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“He congratulated me. He likes the bill. And he’s communicated with his staff about the bill,” Hucker said.

Arsenic occurs naturally in the environment but can also be a toxic carcinogen that contributes to diabetes and heart disease. Last year, the Food and Drug Administration tested 100 chickens by giving them feed that contained the additive roxarsone, an arsenic-based drug used to fight parasites in animals. Half the chickens later showed trace amounts of inorganic arsenic, a known carcinogen, in their livers.

The finding prompted Pfizer to suspend sales of roxarsone, which also makes the meat appear pinker and more plump by promoting growth in chickens’ blood vessels. Perdue Farms stopped using the additive years ago, and McDonald’s does not allow its suppliers to use it.

The United States produced 8.5 billion broiler chickens in 2009, according to the Agriculture Department. Georgia was the nation’s largest producer of broilers, turning out 1.3 billion. Maryland was 10th, with nearly 300 million that year, or about 1.4 billion pounds, generating 40 percent of the state’s farm revenue, according to the DelMarva Poultry Industry trade group.

Growers in Maryland, particularly on the Eastern Shore, continued to use stockpiles of the feed after Pfizer suspended it, feeding about 3 million chickens per year, according to Hucker and one of the bill’s supporters, Food & Water Watch.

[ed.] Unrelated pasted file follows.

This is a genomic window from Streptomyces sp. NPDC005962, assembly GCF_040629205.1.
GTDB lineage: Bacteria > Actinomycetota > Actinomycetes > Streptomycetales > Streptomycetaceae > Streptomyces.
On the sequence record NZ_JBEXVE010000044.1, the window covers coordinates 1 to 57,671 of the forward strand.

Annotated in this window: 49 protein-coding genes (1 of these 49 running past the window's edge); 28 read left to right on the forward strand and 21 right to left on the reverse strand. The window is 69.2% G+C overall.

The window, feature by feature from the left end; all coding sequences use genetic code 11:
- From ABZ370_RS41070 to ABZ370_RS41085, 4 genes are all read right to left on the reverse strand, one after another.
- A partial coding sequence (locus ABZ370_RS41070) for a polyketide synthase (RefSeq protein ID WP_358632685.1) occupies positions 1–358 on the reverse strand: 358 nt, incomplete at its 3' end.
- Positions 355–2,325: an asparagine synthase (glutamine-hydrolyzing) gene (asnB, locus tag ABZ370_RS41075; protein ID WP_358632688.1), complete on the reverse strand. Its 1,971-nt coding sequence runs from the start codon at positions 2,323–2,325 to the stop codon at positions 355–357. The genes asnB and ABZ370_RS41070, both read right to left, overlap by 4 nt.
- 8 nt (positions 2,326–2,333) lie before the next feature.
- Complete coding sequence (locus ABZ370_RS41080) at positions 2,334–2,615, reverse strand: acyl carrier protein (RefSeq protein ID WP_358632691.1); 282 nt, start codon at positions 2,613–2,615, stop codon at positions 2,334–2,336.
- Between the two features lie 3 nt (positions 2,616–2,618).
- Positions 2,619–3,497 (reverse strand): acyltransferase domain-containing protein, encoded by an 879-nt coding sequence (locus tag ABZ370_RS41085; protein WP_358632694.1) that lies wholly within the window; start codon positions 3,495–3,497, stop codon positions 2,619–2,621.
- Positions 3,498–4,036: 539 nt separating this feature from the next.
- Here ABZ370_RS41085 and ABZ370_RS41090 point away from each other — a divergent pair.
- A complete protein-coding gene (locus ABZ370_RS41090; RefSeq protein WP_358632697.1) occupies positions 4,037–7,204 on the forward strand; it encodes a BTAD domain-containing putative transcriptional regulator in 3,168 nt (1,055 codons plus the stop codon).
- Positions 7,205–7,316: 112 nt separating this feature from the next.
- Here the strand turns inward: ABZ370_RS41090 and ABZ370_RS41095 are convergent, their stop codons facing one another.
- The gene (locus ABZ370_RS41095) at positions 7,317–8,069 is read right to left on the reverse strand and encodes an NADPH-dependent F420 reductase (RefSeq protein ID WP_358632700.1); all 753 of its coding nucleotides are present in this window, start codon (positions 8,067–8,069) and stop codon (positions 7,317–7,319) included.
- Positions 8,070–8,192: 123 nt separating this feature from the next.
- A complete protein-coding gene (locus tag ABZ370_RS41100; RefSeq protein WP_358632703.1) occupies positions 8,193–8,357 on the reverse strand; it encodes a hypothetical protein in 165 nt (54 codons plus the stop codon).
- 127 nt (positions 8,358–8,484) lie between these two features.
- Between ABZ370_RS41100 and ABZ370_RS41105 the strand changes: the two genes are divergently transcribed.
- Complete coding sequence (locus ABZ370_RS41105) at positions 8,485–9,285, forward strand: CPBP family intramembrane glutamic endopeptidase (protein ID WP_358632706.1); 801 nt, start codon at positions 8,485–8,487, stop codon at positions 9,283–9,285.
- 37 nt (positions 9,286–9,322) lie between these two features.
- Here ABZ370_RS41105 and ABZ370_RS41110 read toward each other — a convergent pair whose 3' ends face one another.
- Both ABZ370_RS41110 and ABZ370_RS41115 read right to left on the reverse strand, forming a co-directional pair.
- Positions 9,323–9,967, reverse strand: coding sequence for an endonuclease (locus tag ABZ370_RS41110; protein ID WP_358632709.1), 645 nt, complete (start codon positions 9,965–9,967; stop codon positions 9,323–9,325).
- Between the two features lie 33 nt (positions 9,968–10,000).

The chickens produced about a billion pounds of waste, often spread as fertilizer. Hucker said unknown levels of arsenic have seeped into the state’s soil since the product was first used in 1946 or have washed into waters that run into the Chesapeake Bay.

“We know arsenic causes cancer, heart disease and diabetes,” Hucker said. “We’ll never know how much is caused by arsenic in chicken, but we do know it’s highly avoidable.”

“I would think it’s a huge marketing opportunity for Maryland chicken growers to let consumers know only Maryland chickens are guaranteed to be free of arsenic,” said Hucker, who is in discussions with lawmakers in other states who want to pass similar legislation.

Saying Maryland poultry is arsenic-free “doesn’t amount to a hill of beans,” said Del. Charles J. Otto (R-Somerset), who opposed the legislation. “You don’t know where your chicken comes from.”

Otto argued that arsenic occurs naturally and shows up in extremely low amounts in chickens.

“It’s not an environmental threat or human health threat,” he said. Tying it to disease “is a scare tactic,” Otto said.

But scientists have seen growing evidence that organic arsenic can become toxic. In the FDA test, roxarsone widely used by farmers was fed to the chickens.

“So we think the danger to public health and the environment was such that Maryland needed to take a major first step in eliminating this poison from our chicken,” said Jorge Aguilar, southern region director for Food & Water Watch.

 
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